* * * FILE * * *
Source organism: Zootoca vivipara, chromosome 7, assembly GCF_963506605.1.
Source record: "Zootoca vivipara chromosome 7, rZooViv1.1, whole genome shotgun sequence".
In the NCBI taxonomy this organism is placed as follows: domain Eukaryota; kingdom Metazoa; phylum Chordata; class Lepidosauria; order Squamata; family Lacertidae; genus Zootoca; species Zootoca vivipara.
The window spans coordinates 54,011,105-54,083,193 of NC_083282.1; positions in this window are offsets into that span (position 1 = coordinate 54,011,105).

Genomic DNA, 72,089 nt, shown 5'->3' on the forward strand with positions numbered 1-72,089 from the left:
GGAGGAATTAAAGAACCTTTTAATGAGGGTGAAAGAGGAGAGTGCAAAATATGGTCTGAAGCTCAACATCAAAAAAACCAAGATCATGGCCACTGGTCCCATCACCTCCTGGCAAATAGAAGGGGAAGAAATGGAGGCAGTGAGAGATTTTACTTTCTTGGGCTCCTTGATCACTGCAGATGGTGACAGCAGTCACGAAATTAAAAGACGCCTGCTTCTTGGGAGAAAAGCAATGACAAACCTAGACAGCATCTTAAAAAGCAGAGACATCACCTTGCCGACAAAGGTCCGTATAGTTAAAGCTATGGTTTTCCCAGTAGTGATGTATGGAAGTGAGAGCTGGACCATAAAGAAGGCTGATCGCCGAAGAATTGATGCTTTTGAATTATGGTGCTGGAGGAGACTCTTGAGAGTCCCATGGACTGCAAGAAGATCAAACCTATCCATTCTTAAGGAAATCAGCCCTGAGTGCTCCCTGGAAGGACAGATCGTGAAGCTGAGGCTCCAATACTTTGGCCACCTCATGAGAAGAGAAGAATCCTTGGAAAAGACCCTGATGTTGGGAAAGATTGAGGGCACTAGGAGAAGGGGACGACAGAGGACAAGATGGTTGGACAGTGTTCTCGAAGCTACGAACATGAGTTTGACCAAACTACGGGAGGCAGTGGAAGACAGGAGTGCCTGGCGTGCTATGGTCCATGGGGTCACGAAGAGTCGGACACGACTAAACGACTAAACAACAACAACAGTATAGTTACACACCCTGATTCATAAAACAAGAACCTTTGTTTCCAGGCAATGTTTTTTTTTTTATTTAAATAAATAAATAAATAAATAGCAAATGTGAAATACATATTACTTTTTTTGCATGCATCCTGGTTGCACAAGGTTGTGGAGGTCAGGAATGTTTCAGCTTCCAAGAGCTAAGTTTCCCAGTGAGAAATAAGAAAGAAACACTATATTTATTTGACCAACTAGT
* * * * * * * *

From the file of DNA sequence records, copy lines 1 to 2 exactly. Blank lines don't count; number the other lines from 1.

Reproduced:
Source organism: Zootoca vivipara, chromosome 7, assembly GCF_963506605.1.
Source record: "Zootoca vivipara chromosome 7, rZooViv1.1, whole genome shotgun sequence".